A tongue and a half
A nectar-sipping bat from South America has a skinny tongue that's longer than its body.
If there were a prize for animal rudeness, a small South American bat would surely be in the running. The creature doesn’t just stick out its tongue. It shoots it way, way out. In fact, its tongue is longer than its body.
At 1.5 times the animal’s body length, the bat’s tongue sets a record for the longest mammal tongue in relation to body size. Among all animals with backbones (called vertebrates), only chameleons, which are reptiles, have longer tongues. Theirs can be twice the length of their bodies.
A type of small bat found in South America has an amazingly long tongue. Here, the bat stretches out its skinny tongue to feed from a test tube containing sugar water.
Nathan Muchhala of the University of Miami in Coral Gables, Fla., discovered the night-roaming bat in the Andes Mountains in Ecuador. He named it Anoura fistulata.
The bat, which sips nectar from flowers, has a long, pointy lower lip. When it feeds at a flower, its tongue shoots out along a groove in its lower lip before quickly pulling back between sips.
To measure the length of its tongue, Muchhala encouraged the bat to drink sugar water through a drinking straw. Then, he measured how far its tongue reached.
The tongues of other local nectar bats went down 4 centimeters into the straw, the scientist found. The tongue of A. fistulata reached more than twice that far. “I was amazed,” Muchhala says.
Next, Muchhala studied examples of these bats found in museum collections. He discovered that the base of the bat’s tongue is deep down in the animal’s ribcage, near the heart, rather than at the back of its jaw. Special muscles within the tongue help it lengthen quickly.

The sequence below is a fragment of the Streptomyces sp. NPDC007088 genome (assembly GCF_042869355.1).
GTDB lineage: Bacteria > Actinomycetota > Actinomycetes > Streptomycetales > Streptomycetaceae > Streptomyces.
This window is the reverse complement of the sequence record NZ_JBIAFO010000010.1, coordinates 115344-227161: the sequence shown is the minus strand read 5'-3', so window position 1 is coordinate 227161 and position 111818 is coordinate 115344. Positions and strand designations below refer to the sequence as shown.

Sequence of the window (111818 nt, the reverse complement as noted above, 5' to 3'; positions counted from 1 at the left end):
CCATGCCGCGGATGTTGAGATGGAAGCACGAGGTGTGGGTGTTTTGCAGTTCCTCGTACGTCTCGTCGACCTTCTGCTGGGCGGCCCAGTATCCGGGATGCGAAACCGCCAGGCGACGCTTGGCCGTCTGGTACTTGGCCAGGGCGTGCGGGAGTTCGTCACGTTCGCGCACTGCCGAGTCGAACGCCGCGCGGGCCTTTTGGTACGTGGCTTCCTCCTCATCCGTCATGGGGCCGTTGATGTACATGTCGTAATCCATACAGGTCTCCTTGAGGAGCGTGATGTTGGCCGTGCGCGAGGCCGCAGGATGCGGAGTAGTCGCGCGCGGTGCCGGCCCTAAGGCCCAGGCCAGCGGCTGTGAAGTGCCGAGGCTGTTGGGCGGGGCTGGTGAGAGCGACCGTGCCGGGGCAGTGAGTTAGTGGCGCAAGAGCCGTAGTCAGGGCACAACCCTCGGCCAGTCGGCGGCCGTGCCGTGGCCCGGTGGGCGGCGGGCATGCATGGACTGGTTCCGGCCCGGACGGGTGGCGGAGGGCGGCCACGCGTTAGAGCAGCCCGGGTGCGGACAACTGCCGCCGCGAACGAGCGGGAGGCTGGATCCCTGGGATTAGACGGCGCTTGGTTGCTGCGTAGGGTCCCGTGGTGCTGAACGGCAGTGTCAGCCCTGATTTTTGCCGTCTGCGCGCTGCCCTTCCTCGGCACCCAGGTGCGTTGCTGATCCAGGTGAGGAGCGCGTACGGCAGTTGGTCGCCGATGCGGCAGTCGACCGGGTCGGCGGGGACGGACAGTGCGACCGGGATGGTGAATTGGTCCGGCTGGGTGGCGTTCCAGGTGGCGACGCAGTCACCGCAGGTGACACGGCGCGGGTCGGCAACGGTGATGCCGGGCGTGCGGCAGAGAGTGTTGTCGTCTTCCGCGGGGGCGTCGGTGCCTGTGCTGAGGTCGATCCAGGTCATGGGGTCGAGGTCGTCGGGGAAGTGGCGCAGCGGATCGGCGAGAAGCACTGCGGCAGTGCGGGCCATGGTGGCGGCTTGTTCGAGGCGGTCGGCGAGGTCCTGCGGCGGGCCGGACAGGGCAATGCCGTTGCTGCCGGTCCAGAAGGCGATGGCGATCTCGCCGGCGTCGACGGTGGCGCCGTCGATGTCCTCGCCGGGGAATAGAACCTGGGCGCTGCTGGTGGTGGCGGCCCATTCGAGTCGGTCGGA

Between sips, this bat’s tongue slips back into a tube (shown in blue) that runs from the back of the bat’s mouth down into its chest.
In the bats’ fur, Muchhala found pollen grains of a pale-green, trumpet-shaped flower called Centropogon nigricans. These flowers are about as deep as A. fistulata‘s tongue is long, and nectar collects at the bottom of each flower’s tube.
Muchhala videotaped some of these flowers for more than a week. He found that A. fistulata was their only visitor. He suggests that just these bats pollinate the flowers.
This bat’s tongue is just long enough to reach deep into a particular flower to obtain nectar.
Scaly anteaters are the only other animals known to have tongue tubes in their chests. Their tongues stretch about half as long as their bodies. Anteaters eat from ant nests, which are like the deep flowers that bats feed from. Both animals, it seems, came up with similar strategies for getting food out of hard-to-reach places.